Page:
Who wants to be a sheep?

I mean, sheep aren’t smart or crafty or hip, by any stretch.

Sheep get lost, make the same annoying noise all the time, and actually intimidate my wife (that’s a funny story…perhaps for another time).

Of course some people think sheep taste great, and no one could argue that their wool isn’t a gift to staying warm.

But, I would say it is especially hard for us as Christian leaders to identify with this whole notion of being a sheep.

The Problem

There is so much to do, so many people that need help, and so much that we are needed for, right?  People need more than a sheep for that! Yes, those things are certainly very true. We are not just sheep, we are shepherds as well.  We are given good works to do. We are called to love and serve. We are called to sacrifice at times.

The problem is when we unwittingly (and perhaps even chronically) step almost completely out of being a sheep and believe that we are exclusively a shepherd. As in when we get so absorbed with helping that we downplay our limits (or blow right past them) to our own costly detriment and to the detriment of those closest to us.

Or when we get so busy that we lose touch with the voice of The Good Shepherd (John 10:11), and then lose perspective on where we stop and He begins. That means more and more unnecessary pressure ends up on our shoulders…which then means others have to deal with us being more superficial, cranky, or anxious, (or all of the above!) which is not exactly what they’re hoping for in a shepherd.

Moving toward the Answer

Of course like any answer that is substantive and real, this answer is not easy to move into.

But the best way I know of to love well and made well over the span of time is to truly embrace your inner sheep. Essentially this means that you lead out of following. As you lead, serve, even sacrifice, it is more and more out of obedience to His voice, not your own.

By extension this also means that you will get better at learning to accept your limits.  You will be more able to take steps of faith in saying “no” when The Good Shepherd nudges that way. You will get better at accepting that there are some things you are not called to do. You will begin to trust that He has other shepherds for some sheep you care deeply about. And, you will begin to eventually trust Him on deeper levels when things happen to other sheep you really wish hadn’t happened.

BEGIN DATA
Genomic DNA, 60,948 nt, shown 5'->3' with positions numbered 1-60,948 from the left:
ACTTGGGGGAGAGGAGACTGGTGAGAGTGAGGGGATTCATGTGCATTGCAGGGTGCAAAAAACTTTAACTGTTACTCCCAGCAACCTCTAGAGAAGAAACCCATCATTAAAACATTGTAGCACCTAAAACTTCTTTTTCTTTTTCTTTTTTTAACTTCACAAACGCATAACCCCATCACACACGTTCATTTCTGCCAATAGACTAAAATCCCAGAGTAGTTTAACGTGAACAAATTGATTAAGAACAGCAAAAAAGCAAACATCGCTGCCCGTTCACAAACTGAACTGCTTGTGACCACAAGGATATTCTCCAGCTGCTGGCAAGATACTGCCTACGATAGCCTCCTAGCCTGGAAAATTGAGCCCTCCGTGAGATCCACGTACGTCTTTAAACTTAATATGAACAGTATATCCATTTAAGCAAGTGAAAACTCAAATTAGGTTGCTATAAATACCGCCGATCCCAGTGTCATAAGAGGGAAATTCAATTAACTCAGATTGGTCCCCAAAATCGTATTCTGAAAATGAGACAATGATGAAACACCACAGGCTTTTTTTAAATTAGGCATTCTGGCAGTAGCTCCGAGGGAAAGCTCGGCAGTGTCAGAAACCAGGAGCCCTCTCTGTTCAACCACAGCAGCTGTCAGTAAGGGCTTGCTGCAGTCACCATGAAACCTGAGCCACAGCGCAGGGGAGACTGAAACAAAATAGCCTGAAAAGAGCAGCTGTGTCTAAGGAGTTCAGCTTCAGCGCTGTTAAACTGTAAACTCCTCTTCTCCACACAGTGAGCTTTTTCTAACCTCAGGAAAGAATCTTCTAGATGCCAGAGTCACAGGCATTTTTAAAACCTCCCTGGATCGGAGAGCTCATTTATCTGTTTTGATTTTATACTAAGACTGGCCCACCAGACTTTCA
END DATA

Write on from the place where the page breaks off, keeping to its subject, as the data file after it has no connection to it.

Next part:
Yes, it does take great faith at times to trust The Good Shepherd. Sometimes He is certainly mystifying in what He let’s happen to us or to other sheep.  It takes great faith to trust when some things make no sense in the short term. Or when our deeply held longings are just not being realized.

Yes, these are tough lessons.

The Benefits of Embracing Your Inner Sheep

But as we pray for the gift of embracing our inner sheep, for the gift of accepting our limits, and even to receive the gift of being little, it somehow enables Him (once again) in our lives to be bigger and stronger and, yes, more trustworthy. It makes room for The Good Shepherd to carry what only He can carry.

Then we can be leaders who more and more of the time embody a calm presence, a mature, authentic presence whose lives and leadership reflect the heart of The Good Shepherd.

As you grow in embracing your inner sheep, I believe you will find greater peace, greater fulfillment, and greater rest. The words of David in Psalm 23 penned long ago will resonate with you on deeper levels:

The Lord is my shepherd, I shall not want.

He makes me lie down in green pastures,

he leads me beside quiet waters,

he restores my soul.

People are longing for exemplars of authentic peace, wisdom, strength and joy, especially in these difficult days. Perhaps the most important way you are called to be a good shepherd is by the faithful pursuit of becoming someone who truly knows The Good Shepherd and bravely follows His lead.

Blessings on your journey.

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